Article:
One man arms himself with a calculator, the other with his intuition. They enter the cage for a no holds barred bloodbath to answer the age-old question, “Is this guy any good?”
Michael Thomas – New Orleans Saints
2016: 15 GP | 92 rec | 1,137 yds | 9 TDs
Alex Schillinger: As a Brandin Cooks owner last year in a PPR league, there wasn’t a week that went by that I didn’t say, “who the fuck is this Michael Thomas guy?”1 By Week 8 it felt like he’d stolen all of Cooks’ points,2 so I started doing some research. Sure Thomas had the measurables. He’s 6’3” and 212 lbs with monster 10.5” hands and a family pedigree at wide receiver that includes former number one overall pick Keyshawn Johnson.3 But could a moderately fast, mid to deep threat, outside option really keep up this pace? Turns out…yes.
Mike Bergsman: Thomas had a quietly awesome year last year. I, like you, frequently found myself asking the exact same questions about him. I’m sure we weren’t alone, as he ended up being the number one rookie receiver in terms of yardage, touchdowns, and receptions. Not bad considering that guys like Laquon Treadwell, Josh Doctson, Will Fuller, and Corey Coleman got all the pre-season hype.
Statistically, Thomas dominated his rookie peers as one of the better players in the high powered New Orleans offense. He made up 19.5% of all New Orleans’ receptions, compared to Cooks at 16.6%, and Willie Snead at 15.3%.
I think he’ll be just fine in 2017. How about you?
Alex: Wrangler Jeans model – and perennial Pro Bowler – Drew Brees is coming back for his 17th season, but his supporting cast has been changed up a bit. The Saints traded away their multi-purpose speedster, Cooks, and replaced him with an older multi-purpose speedster, Ted Ginn Jr. They also nabbed the once ageless but now maybe-finally-aging Adrian Peterson during free agency; he’ll likely be splitting carries with Mark Ingram. Overall, despite the additions of some veteran leadership, the Saints don’t look too much different than they did last year. The question is, does that mean Thomas will have similar numbers? I say, not a chance.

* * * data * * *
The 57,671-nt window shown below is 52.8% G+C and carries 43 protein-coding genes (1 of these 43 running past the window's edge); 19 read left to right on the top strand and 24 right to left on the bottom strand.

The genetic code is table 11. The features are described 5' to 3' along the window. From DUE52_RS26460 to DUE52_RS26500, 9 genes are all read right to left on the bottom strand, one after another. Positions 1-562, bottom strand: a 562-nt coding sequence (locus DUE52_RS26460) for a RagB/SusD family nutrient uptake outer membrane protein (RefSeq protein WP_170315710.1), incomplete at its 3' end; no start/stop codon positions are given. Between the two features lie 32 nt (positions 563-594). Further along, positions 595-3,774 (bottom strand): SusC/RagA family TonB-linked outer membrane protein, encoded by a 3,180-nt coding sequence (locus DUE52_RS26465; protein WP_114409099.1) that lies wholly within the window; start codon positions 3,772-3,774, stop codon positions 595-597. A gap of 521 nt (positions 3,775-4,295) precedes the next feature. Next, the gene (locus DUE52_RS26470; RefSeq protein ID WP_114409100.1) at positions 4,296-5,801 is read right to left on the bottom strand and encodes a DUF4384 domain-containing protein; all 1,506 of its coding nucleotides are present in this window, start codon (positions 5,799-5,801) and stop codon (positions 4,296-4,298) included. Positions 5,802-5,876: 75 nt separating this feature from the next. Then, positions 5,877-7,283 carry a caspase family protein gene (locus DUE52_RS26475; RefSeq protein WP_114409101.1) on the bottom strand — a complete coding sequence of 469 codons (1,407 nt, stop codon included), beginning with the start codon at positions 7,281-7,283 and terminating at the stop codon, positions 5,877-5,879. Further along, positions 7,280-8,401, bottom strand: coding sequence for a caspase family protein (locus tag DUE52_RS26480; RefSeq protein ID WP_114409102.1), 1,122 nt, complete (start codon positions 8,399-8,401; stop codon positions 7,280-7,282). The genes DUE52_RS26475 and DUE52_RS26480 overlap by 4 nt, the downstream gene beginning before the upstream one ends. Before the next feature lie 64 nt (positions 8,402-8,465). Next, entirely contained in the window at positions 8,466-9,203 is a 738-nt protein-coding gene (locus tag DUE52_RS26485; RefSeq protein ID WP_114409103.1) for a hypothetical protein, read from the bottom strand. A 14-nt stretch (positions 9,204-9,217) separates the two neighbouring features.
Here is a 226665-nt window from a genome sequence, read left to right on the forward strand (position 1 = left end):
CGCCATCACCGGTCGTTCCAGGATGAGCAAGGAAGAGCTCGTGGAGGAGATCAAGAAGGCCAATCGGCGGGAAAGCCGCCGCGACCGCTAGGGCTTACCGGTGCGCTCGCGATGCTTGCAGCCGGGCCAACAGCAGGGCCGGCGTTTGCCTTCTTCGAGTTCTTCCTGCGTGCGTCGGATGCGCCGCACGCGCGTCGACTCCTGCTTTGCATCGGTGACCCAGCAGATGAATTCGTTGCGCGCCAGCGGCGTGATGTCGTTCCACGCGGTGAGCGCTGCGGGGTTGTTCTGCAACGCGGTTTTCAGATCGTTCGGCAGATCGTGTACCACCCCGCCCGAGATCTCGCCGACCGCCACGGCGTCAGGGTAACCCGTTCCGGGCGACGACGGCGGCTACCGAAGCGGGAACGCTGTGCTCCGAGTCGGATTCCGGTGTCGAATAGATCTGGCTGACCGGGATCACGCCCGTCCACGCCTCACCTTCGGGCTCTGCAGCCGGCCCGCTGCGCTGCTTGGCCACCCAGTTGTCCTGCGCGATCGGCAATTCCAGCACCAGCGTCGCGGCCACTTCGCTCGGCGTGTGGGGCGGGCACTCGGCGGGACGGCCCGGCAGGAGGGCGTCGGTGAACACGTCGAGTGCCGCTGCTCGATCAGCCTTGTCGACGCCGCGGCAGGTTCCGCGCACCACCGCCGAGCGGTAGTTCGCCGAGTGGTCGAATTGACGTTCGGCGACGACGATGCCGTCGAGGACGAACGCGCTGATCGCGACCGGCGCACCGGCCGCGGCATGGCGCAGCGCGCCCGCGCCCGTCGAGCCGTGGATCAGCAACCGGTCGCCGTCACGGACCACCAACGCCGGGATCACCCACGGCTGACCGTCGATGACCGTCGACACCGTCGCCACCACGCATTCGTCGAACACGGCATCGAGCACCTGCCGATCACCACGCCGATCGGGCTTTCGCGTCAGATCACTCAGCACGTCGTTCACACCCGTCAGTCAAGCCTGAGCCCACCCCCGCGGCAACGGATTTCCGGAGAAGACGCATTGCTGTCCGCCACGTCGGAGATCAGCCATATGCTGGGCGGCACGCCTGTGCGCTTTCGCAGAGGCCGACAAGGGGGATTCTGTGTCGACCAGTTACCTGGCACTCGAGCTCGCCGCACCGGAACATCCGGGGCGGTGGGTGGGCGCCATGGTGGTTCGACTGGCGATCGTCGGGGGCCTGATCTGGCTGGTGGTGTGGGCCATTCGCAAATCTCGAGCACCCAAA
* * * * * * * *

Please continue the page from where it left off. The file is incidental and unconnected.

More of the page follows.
Okay, yes, the Saints are still the kings of offense, finishing first in yards and second in total points last year. That hasn’t been a recipe for team success, though, as they’ve finished 7-9 in each of the last three seasons and have failed to make the playoffs each year. The league has figured them out, and if they thought adding a bunch of old fogies to their lineup was going to bring something new to the table, they were wrong. Plus, the league has had a full year to look at what Thomas can do and teams won’t be fooled by a lack of game tape any more. Bold prediction: he hits his sophomore slump hard this year. I’m sure of it. So do your worst, try and convince me otherwise using your beloved “statistics.”
Mike: Hmmm. Where to start? Firstly, team record has no bearing on fantasy output. In fact, the data shows that there’s a limited relationship between a team’s record and a player’s fantasy production. Bear with me, this is going to get nerdy. Running a regression model, which is a way to measure relationships between variables, we can see that there’s no correlation between a team’s total wins and any given fantasy player’s production.4
Being that the regression line above doesn’t really fit the data since there is so much fluctuation when comparing our variables, there is almost no relationship between getting more wins as a team and scoring more fantasy points.5